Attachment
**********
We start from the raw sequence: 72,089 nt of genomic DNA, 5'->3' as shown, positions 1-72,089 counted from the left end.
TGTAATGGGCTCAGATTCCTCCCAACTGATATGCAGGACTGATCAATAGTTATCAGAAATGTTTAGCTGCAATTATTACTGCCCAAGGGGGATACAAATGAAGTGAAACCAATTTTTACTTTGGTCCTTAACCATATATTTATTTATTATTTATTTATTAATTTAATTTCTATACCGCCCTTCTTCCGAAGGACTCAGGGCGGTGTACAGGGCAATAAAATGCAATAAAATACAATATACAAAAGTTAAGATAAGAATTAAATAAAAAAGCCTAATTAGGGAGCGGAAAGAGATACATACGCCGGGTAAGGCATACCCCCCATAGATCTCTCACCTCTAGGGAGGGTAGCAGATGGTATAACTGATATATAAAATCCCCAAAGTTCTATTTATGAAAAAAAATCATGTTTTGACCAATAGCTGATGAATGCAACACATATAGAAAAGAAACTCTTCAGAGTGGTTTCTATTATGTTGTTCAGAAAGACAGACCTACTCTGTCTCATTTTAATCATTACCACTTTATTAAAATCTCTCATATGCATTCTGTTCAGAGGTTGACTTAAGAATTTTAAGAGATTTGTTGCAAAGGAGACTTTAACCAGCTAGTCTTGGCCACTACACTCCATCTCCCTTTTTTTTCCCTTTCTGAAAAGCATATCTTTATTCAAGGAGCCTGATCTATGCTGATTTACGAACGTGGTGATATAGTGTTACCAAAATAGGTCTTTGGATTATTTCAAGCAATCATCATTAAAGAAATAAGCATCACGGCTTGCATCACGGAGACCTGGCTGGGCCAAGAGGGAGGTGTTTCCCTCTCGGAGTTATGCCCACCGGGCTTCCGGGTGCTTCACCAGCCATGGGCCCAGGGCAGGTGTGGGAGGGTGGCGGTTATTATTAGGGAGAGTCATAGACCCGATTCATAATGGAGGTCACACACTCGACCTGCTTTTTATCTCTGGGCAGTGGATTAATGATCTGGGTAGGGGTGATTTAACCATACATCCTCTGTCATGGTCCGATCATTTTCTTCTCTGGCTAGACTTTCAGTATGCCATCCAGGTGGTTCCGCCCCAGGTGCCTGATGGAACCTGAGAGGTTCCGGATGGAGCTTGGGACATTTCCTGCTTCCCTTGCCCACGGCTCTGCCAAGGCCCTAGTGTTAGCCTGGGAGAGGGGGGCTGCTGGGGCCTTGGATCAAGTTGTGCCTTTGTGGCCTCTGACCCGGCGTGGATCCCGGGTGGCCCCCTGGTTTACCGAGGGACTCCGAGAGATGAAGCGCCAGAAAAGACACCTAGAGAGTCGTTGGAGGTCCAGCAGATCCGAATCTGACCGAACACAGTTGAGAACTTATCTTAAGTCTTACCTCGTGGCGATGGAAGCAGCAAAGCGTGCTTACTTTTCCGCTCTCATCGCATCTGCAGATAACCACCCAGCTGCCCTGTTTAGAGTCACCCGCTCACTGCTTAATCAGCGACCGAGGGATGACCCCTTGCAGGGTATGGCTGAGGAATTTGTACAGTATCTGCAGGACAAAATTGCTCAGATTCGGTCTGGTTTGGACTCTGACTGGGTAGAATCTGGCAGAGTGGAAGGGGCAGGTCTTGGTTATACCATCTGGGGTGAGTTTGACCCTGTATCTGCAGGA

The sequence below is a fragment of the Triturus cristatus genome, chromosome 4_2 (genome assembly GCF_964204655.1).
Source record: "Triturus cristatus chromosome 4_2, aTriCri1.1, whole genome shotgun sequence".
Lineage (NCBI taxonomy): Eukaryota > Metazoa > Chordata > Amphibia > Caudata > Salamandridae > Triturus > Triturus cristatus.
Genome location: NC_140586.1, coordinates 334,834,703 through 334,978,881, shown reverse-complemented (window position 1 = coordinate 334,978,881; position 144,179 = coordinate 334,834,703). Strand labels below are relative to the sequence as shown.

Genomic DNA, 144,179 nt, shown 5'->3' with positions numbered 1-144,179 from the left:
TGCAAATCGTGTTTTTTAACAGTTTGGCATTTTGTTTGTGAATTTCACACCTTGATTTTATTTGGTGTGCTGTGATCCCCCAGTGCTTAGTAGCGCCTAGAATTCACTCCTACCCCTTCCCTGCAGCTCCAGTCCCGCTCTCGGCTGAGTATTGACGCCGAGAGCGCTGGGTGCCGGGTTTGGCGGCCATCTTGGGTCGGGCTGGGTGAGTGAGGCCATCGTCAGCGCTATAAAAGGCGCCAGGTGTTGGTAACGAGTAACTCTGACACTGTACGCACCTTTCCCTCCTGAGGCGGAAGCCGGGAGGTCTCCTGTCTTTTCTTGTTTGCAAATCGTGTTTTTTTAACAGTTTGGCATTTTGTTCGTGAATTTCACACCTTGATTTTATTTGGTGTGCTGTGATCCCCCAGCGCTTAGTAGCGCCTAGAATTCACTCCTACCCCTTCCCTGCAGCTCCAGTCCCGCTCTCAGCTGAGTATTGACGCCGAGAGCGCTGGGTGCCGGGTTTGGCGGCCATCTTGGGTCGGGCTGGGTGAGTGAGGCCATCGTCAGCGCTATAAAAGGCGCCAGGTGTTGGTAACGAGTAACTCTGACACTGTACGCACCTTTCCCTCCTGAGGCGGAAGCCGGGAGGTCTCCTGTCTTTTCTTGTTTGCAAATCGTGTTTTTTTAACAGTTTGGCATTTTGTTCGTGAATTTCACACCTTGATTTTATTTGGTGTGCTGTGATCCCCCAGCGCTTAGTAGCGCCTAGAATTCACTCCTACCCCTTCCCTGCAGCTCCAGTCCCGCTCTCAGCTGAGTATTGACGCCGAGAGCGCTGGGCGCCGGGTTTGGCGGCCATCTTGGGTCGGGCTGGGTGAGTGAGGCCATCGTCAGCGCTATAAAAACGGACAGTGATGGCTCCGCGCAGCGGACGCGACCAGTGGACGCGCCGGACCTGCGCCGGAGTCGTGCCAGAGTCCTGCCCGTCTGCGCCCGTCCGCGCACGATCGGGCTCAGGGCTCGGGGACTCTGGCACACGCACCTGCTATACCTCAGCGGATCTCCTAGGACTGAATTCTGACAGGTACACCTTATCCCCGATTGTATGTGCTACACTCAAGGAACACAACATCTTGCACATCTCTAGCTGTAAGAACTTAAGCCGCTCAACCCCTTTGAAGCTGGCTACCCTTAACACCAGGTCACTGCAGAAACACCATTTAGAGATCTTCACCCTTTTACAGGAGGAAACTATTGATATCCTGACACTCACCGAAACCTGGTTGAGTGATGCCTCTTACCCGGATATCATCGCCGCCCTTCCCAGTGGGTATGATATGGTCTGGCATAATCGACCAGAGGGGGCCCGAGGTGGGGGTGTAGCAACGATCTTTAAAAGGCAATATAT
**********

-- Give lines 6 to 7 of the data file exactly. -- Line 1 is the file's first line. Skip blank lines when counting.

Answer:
Genome location: NC_140586.1, coordinates 334,834,703 through 334,978,881, shown reverse-complemented (window position 1 = coordinate 334,978,881; position 144,179 = coordinate 334,834,703). Strand labels below are relative to the sequence as shown.

Genomic DNA, 144,179 nt, shown 5'->3' with positions numbered 1-144,179 from the left: